Bella Heathcote has lived in Los Angeles for six years, and the actress is still completely enamored of the city. “There’s a great juxtaposition between the beautiful hikes and the terrible architecture,” muses the 29-year-old Melbourne, Australia native. “Or maybe it’s because when I came here, I could start my life over.”
Heathcote moved to L.A. in 2010, after winning the Australians in Film Heath Ledger Scholarship, which included a $10,000 stipend and a plane ticket. The highlights of her CV at the time was a role in the long-running Australian TV show “Neighbours” — “a rite of passage,” she says — and one scene with Joel Edgerton in the 2008 film Acolytes.
But just being in L.A. was exciting for the Heathcote. “Even though I wasn’t working as an actress, there were meetings! And auditions!” she says. “Back in Australia, I’d get an audition a month, and the rest of the time I’d be working at a law firm.”
Slowly but surely, she began to gain traction in Hollywood. Tim Burton cast her in his 2012 film adaptation of the gothic TV soap “Dark Shadows”; this year alone, she’s played Jane Bennet in Pride and Prejudice and Zombies, had a supporting role in Nicolas Winding Refn’s The Neon Demon, and appears as Nicole Becker in the Amazon series “The Man in the High Castle,” which returns for its second season December 16 .
“It was a character that could be so open to interpretation,” she says of the role in the alternate historical drama, which is set in a world where the Axis powers win World War II. “She’s a filmmaker, kind of a Leni Riefenstahl type, but at the same time she’s a second generation Nazi. I don’t think she really gives a shit about the Nazi ideals; she’s a society girl, she’s a bit bored, and she’s been brought up in this environment where everyone is from the same mold. She just likes to stir up a bit of trouble.”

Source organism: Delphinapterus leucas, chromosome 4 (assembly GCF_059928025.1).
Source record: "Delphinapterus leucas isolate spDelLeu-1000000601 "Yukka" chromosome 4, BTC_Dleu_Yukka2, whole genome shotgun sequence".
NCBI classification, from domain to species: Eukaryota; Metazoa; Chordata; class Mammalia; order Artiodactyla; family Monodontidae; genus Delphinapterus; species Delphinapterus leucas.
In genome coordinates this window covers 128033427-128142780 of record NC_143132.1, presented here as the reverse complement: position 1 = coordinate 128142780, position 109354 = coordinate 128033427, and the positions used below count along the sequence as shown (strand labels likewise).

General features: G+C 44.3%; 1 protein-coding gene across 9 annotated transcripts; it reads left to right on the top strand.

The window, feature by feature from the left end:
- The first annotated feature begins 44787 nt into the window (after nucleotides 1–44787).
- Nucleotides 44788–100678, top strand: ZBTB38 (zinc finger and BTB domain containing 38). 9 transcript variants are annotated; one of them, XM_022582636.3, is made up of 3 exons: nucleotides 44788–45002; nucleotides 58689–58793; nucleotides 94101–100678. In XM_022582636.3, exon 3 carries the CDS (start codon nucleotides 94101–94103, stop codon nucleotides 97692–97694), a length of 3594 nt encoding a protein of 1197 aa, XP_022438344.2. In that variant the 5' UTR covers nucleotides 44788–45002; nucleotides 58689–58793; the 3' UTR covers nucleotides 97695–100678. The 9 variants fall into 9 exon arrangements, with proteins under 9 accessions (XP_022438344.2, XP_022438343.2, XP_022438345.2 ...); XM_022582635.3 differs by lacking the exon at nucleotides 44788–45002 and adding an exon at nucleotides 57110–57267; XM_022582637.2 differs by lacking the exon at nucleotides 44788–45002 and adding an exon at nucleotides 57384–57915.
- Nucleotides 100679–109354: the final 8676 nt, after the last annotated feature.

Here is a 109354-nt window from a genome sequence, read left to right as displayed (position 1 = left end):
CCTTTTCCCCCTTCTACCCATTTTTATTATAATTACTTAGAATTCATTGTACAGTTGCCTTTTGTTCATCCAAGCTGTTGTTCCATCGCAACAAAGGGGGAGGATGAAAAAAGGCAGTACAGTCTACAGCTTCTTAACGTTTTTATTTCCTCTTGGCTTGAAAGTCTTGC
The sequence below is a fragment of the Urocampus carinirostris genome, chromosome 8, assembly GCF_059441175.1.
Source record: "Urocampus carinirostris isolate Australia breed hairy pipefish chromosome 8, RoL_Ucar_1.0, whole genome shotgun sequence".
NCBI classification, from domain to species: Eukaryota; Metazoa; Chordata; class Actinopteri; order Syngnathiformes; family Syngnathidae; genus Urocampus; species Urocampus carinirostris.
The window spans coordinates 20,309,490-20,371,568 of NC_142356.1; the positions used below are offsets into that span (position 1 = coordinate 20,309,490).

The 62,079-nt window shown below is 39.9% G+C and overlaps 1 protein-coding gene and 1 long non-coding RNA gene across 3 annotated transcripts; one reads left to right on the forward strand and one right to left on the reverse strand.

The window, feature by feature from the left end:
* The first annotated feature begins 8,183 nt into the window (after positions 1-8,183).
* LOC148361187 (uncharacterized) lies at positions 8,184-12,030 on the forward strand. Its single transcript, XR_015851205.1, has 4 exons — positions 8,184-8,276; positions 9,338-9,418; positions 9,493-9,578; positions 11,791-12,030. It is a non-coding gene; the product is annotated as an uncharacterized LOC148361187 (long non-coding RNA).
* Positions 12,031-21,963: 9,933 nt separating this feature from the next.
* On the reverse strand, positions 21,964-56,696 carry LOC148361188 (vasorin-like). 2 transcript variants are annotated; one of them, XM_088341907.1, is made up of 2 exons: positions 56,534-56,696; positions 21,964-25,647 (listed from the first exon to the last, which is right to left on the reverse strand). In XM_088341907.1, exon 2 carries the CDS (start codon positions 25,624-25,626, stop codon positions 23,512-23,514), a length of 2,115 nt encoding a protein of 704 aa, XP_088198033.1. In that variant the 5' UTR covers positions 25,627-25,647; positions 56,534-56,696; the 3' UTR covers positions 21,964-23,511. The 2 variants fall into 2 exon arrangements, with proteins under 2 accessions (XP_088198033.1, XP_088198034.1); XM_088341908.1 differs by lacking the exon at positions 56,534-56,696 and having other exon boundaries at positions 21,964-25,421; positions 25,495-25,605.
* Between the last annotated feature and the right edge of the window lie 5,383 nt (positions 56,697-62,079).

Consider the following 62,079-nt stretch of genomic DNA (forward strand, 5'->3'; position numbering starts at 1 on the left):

But it’s Fifty Shades Darker, the follow-up to last year’s Fifty Shades of Grey, that is sure to bring Heathcote wider recognition — and a nail-biting moment or two. In it, she plays the mentally unstable ex-lover of Christian Grey, someone who is “just completely heartbroken,” she says. “I think anyone who’s been through any form of grief can relate.”
It’s clearly not the character that she shies from diving into, but the intense fandom behind the books. “There is such a strong fan base and you don’t want to kind of disappoint anyone or upset anyone,” she says. “That was kind of terrifying.”
Still, the early feedback has been positive. “There was a woman at the airport yesterday, at immigration, who really liked the first one,” Heathcote says, laughing.
And as for how her critical take on the E.L. James books that started it all? “I was just glad that everyone was reading books again,” she says. “Anything that gets people reading is fine by me.”
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